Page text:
So I fully agree with Ramesh that Modern Yoga is both a science and an art. Although, today, we tend to think of Science as Truth, God, or Religion, Science is an historical methodology maturing with the European Enlightenment, and in the secular-religious divide that followed, assumed the authority once vested in the Church. Reducing Science, if I may, there is an idea, a premise, the truth of which is determined with a rational argument which is confirmed empirically, by observation, and then… it is then presented to the Academy for its approval, and then it is science. It is up to the Academy to determine the appropriateness of the rational thinking. Today, I might add the element of finance, as for most scientists, someone must pay the bill.

    Traditional Yoga, Tantra, Ayurveda, and related areas are NOT based on Science. In a tradition, truth and authority are not based on modern rational thinking and its categories, but on a guru-shishya relationship that connects in to a tradition through a lineage. Teaching and studying are not done in that relationship as in the Modern West, but through apprenticeship over many years. Traditional India does not see the world as evolving but quite the opposite, it is seen as devolving. Traditional India has it that things started out perfect, everything was in balance, everyone was enlightened, it was the golden age, the Satya Yuga.

    The disciple doesn't "further develop" the teachings of the guru, but is very lucky and rare, indeed, to even equal the guru's teachings. As the ages roll on, man loses contact with his traditions and relies more and more on his own discursive thinking and rational thought as the authority for knowledge. Everything was "revealed," not figured out with rational thinking, And what has been revealed has been passed down so that others may have those revelations, and a Speech has been passed down, which gives the traditional yogi the literacy of "reading the world." Plants reveal the secrets in their stems like a printed pamphlet to those who can read the world. It's not necessary to dig up every plant and set up test groups of people to discover the effects of every plant.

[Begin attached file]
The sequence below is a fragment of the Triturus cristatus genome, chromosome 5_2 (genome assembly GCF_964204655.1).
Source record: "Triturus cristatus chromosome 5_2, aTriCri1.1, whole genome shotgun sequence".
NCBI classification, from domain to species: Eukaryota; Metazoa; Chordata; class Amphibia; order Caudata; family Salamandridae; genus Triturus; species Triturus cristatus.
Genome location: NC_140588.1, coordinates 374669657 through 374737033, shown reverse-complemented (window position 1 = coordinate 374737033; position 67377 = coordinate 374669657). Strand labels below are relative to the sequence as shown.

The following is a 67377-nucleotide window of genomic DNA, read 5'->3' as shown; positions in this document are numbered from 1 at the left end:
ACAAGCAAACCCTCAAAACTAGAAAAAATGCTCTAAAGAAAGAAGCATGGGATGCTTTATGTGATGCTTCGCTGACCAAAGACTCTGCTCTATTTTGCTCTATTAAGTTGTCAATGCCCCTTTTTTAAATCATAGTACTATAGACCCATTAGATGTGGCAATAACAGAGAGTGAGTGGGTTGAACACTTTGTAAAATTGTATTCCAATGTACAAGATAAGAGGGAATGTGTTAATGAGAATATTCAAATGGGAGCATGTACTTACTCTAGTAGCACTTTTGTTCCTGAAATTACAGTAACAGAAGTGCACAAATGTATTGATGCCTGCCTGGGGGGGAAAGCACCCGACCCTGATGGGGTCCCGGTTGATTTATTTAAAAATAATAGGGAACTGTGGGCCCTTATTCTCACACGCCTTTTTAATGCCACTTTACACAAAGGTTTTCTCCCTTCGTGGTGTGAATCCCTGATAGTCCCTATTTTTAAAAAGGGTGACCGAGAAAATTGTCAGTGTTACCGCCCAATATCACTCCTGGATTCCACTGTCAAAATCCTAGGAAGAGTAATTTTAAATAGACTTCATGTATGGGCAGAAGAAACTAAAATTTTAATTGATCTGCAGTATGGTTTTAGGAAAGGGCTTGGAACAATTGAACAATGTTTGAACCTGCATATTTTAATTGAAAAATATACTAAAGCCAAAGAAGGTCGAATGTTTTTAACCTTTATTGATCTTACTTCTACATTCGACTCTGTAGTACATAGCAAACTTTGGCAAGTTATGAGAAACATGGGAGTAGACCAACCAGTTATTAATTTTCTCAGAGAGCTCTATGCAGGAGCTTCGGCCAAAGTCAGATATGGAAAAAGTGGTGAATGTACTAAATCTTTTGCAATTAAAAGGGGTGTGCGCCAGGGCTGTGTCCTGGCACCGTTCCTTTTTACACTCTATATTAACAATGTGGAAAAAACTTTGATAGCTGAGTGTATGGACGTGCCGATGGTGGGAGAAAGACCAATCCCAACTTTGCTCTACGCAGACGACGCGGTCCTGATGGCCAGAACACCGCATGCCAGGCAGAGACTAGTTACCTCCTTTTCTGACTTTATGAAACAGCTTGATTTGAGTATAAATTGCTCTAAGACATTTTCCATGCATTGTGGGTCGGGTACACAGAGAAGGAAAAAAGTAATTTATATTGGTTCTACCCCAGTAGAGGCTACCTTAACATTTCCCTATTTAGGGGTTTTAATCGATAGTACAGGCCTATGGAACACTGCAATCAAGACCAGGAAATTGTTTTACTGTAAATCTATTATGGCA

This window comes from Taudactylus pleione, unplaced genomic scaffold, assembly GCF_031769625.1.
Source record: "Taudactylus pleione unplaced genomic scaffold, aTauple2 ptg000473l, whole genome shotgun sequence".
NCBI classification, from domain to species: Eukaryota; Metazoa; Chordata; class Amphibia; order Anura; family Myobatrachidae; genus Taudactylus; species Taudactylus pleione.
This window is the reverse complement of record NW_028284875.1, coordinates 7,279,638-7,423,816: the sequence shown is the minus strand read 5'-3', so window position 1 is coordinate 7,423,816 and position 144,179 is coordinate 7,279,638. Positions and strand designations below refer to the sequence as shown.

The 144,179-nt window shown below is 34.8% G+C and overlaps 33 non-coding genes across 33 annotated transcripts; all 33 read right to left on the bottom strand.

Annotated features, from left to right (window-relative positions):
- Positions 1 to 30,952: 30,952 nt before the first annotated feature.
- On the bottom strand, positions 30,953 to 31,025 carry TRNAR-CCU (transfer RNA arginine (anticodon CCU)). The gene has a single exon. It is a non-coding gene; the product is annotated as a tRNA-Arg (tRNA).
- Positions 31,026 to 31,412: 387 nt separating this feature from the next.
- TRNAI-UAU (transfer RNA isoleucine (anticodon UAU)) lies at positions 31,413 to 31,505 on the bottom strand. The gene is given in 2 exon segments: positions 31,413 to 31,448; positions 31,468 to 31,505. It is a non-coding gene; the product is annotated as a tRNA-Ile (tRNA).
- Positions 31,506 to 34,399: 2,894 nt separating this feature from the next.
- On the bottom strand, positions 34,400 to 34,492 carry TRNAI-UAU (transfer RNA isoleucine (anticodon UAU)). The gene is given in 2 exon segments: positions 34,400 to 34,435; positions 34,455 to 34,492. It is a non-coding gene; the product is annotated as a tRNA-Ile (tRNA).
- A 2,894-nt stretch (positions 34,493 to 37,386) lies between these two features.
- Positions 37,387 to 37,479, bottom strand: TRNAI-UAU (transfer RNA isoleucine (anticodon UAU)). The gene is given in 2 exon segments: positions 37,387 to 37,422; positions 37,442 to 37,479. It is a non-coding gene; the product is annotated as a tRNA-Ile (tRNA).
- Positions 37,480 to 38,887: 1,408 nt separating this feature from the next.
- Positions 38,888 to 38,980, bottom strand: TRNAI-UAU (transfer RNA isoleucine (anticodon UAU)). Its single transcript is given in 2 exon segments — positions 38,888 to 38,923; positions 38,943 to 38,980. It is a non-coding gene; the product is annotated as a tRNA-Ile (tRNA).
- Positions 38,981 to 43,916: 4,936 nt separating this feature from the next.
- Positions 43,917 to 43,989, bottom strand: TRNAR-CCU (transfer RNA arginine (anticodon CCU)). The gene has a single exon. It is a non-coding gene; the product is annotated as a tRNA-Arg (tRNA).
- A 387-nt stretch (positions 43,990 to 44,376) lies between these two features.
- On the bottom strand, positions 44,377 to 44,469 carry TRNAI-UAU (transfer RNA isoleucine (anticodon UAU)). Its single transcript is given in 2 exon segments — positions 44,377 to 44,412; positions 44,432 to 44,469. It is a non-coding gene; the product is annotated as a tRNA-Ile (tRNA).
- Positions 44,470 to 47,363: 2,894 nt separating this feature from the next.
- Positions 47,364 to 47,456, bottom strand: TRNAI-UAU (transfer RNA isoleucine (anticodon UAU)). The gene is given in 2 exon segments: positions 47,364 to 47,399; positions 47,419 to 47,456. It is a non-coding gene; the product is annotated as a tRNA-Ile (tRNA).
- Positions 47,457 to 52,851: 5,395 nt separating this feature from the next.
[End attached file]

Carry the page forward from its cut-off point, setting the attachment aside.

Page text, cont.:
Do you think that's how the ancients compiled their enormous materia medicas? How do we know that brahmi is good for the brain if not for the resemblance between its leaves and the brain's twin hemispheres? Or that walnut, which resembles the brain, is used for its nourishment or illness such as headaches, but the shell is used to treat skull injuries? This is not science, my friends. Science is wonderful, it's creative, it's given us alot of what we need in our modern lives. It works. But it is not magic. The two do not mix, it's either one or the other, mixing only renders both sides very weak."

  13. Ramesh says:

    let's not make this into a contest between cloning sheep and practicing meditation on the banks of the Ganges. I am not talking about that kind of science…. both you and Rampuri have reduced my article to just one level of understanding, the magical. Sounds familiar? The scientists do the same–reduce everything to their level, to the material.
    Life is broader than just magic or just science, life is all of that and more. I included art in my article. I included spirituality. Both very magical aspects of life, both beyond but not antithetical to science.
    And about devolution, Rampuriji, yes there is devolution, we are devolving all the time from the One, from Brahman, that is how evolution from the One starts, through devolution by the aid of Prakrti, by Shakti, but we are also evolving, there is both devolution and evolution. And that is Tantra speaking….from One to the many, from the many back to the One. All of this comes form Indic tradition, not from the West. I learned it in India. There are different strands of knowledge in India as you know. Yours is one, mine is another. Advaita is one, Tantra another. Slightly different perspectives. Advaita says all but Brhaman is an illjusion, Tantra says, this world is not an illusion, it is shakti, just another aspect of Brahman, just relative truth in the womb of the Absolute–Shiva and Shakti=Brahman. That's my perspective. And that's Indian. Very Indian.